of Oriental colouring and exaggeration, we believe that it would be both more reasonable and more conducive to a general acceptance of the Scripture narratives, to refer them to exceptional, but at the same time natural causes, than to declare that they are the result of supernatural interference. If miracles were wrought in the past, why are they not also wrought in the present day? And when did they authentically cease? And why ? Surely if miracles were required in order " to be a sign to a regenerate people" thou. sands of years ago, it cannot be pretended that we also in the nineteenth century do not equally require a "sign "! Truly we are more "civilized” now than then ; though it is very questionable whether, on looking into it, it will not be found that the civilization has consisted simply of putting off one form of barbarism in order to make room for another. But certainly we have latterly advanced rapidly in that kind of civilization which makes us sceptical of "miracles.” When will the effete and dying Church of Rome cease to manufacture miracles for the edification of its “dear children "?
Now, in application of these general observations to the particular case before us, we have first to inquire on what grounds it is alleged that Moses was the author of the five books in question ? This is a point which M. H., in his affirmative article, has entirely ignored ; but E. H. K., on the contrary, has so far negatived it, that we shall now advert to it merely for the purpose of commenting upon the extreme improbability of an eye-witness committing so many glaring inconsistencies of statement as are to be found in the Mosaic narrative of even contemporary events. In fact, the whole history of the exodus and subsequent wanderings in the desert reads like a wonderful but ill-told romance, which is all the more unreal and inconsistent if it have emanated from an actual spectator and the chief actor in the events enumerated. The internal evidence against Moses having been the writer of this portion of the Pentateuch has thus been summed up by a recent reriewer in the Morning Post :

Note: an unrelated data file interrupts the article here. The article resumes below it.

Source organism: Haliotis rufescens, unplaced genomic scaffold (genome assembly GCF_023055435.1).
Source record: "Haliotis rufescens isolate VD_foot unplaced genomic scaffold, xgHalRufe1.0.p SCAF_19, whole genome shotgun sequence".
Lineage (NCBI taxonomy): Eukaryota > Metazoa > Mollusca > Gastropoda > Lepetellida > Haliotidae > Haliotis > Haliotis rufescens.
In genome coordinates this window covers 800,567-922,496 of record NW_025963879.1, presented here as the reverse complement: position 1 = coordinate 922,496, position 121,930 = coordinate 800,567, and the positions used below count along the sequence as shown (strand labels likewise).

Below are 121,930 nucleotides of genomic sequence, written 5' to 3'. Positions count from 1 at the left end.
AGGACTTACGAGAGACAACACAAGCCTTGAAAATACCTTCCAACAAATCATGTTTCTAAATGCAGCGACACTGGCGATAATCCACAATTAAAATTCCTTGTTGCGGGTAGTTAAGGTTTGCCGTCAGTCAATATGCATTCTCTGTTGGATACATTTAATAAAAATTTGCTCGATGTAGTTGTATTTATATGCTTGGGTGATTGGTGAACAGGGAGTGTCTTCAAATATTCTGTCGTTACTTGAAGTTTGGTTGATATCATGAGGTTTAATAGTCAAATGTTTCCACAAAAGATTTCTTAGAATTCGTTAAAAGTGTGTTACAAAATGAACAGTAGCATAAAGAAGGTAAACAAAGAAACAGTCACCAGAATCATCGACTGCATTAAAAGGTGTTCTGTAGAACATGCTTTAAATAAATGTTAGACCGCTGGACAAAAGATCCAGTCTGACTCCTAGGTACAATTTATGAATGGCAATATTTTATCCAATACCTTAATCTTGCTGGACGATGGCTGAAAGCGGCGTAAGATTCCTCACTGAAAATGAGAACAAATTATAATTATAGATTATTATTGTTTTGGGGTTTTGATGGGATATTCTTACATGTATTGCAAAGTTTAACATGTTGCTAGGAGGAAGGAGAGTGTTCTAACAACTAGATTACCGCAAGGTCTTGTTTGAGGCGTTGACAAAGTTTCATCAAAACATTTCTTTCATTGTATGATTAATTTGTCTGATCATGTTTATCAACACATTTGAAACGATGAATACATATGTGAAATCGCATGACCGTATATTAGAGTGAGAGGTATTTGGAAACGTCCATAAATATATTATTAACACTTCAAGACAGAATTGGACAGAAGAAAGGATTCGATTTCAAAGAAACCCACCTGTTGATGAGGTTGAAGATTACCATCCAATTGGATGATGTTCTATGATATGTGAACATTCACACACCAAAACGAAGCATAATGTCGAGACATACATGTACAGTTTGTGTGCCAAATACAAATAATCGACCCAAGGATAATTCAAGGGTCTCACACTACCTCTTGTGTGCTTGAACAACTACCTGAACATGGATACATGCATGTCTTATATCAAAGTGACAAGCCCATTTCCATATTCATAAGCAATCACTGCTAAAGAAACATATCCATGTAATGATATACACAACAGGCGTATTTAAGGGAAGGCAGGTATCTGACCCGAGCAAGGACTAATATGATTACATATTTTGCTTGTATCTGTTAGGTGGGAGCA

“ The exodus (says Dr. Colenso) seems to have been too gigantic to be true. There is a part of due proportion between the number of the sons of Jacob who went down to sojourn in Egypt, and the number of tbeir posterity at the exodus. Not only could there not have been two millions of Israelites in the time of Pharoah, but if there had been, they could not have been led by Moses, as it is said they were; could not have been provided with all the appliances that the case requires; could not have enough lambs for the Passover, nor the flocks which such lambs implies; nor could they have kept the Passover; nor spoilt the Egyptians; nor have been marshalled out of Egypt; nor have been armed; nor have bad tents, por have carried them if they had; nor have been able to take their cattle, nor to feed them if they had; nor have got across the Red Sea before they were overtaken by Pharaoh's host; nor have been dismayed at that host, seeing that their own armed men were 600,000, while the chariots of Egypt that pursued them were but 600, so that they were to their enemies as 1,000 to 1. Dr. Colenso cannot accept the story of an exodus of such dimensions."